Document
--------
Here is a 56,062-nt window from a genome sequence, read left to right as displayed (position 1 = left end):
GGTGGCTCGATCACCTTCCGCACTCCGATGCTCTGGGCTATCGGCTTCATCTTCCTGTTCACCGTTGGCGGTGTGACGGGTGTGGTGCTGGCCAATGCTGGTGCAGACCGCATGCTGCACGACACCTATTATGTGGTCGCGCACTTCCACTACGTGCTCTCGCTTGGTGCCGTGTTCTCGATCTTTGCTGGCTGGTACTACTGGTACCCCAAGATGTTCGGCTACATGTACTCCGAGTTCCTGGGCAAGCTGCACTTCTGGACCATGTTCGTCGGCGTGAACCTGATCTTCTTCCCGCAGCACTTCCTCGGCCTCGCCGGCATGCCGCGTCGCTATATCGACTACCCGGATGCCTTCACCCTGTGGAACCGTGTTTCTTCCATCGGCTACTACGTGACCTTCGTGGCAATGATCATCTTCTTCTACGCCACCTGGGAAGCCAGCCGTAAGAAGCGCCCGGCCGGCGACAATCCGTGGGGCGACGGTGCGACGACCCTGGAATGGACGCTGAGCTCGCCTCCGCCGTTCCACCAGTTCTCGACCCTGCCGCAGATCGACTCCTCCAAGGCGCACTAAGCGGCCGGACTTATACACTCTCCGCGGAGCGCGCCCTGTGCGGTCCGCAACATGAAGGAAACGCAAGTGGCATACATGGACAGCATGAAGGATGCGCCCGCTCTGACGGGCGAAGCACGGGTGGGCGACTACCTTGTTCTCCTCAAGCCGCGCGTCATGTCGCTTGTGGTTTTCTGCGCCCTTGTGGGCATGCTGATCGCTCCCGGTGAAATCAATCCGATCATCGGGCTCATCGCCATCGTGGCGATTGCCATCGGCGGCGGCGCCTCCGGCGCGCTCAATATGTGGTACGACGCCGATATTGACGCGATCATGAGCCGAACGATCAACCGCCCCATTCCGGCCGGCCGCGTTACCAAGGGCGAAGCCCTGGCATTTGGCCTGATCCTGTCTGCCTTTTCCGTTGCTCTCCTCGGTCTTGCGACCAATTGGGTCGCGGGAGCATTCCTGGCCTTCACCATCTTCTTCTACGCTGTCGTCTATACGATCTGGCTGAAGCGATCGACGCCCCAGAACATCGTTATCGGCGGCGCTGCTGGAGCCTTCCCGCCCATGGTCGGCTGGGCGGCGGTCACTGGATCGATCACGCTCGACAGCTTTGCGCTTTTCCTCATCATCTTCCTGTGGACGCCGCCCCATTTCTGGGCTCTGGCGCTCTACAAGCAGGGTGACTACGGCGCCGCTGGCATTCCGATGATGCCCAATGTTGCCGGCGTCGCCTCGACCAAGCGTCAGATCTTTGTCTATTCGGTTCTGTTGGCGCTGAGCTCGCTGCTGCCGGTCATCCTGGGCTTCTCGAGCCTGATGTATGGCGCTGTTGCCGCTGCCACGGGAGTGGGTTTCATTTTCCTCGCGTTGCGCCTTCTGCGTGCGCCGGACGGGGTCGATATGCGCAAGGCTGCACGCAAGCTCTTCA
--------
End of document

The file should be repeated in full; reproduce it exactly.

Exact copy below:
Here is a 56,062-nt window from a genome sequence, read left to right as displayed (position 1 = left end):
GGTGGCTCGATCACCTTCCGCACTCCGATGCTCTGGGCTATCGGCTTCATCTTCCTGTTCACCGTTGGCGGTGTGACGGGTGTGGTGCTGGCCAATGCTGGTGCAGACCGCATGCTGCACGACACCTATTATGTGGTCGCGCACTTCCACTACGTGCTCTCGCTTGGTGCCGTGTTCTCGATCTTTGCTGGCTGGTACTACTGGTACCCCAAGATGTTCGGCTACATGTACTCCGAGTTCCTGGGCAAGCTGCACTTCTGGACCATGTTCGTCGGCGTGAACCTGATCTTCTTCCCGCAGCACTTCCTCGGCCTCGCCGGCATGCCGCGTCGCTATATCGACTACCCGGATGCCTTCACCCTGTGGAACCGTGTTTCTTCCATCGGCTACTACGTGACCTTCGTGGCAATGATCATCTTCTTCTACGCCACCTGGGAAGCCAGCCGTAAGAAGCGCCCGGCCGGCGACAATCCGTGGGGCGACGGTGCGACGACCCTGGAATGGACGCTGAGCTCGCCTCCGCCGTTCCACCAGTTCTCGACCCTGCCGCAGATCGACTCCTCCAAGGCGCACTAAGCGGCCGGACTTATACACTCTCCGCGGAGCGCGCCCTGTGCGGTCCGCAACATGAAGGAAACGCAAGTGGCATACATGGACAGCATGAAGGATGCGCCCGCTCTGACGGGCGAAGCACGGGTGGGCGACTACCTTGTTCTCCTCAAGCCGCGCGTCATGTCGCTTGTGGTTTTCTGCGCCCTTGTGGGCATGCTGATCGCTCCCGGTGAAATCAATCCGATCATCGGGCTCATCGCCATCGTGGCGATTGCCATCGGCGGCGGCGCCTCCGGCGCGCTCAATATGTGGTACGACGCCGATATTGACGCGATCATGAGCCGAACGATCAACCGCCCCATTCCGGCCGGCCGCGTTACCAAGGGCGAAGCCCTGGCATTTGGCCTGATCCTGTCTGCCTTTTCCGTTGCTCTCCTCGGTCTTGCGACCAATTGGGTCGCGGGAGCATTCCTGGCCTTCACCATCTTCTTCTACGCTGTCGTCTATACGATCTGGCTGAAGCGATCGACGCCCCAGAACATCGTTATCGGCGGCGCTGCTGGAGCCTTCCCGCCCATGGTCGGCTGGGCGGCGGTCACTGGATCGATCACGCTCGACAGCTTTGCGCTTTTCCTCATCATCTTCCTGTGGACGCCGCCCCATTTCTGGGCTCTGGCGCTCTACAAGCAGGGTGACTACGGCGCCGCTGGCATTCCGATGATGCCCAATGTTGCCGGCGTCGCCTCGACCAAGCGTCAGATCTTTGTCTATTCGGTTCTGTTGGCGCTGAGCTCGCTGCTGCCGGTCATCCTGGGCTTCTCGAGCCTGATGTATGGCGCTGTTGCCGCTGCCACGGGAGTGGGTTTCATTTTCCTCGCGTTGCGCCTTCTGCGTGCGCCGGACGGGGTCGATATGCGCAAGGCTGCACGCAAGCTCTTCA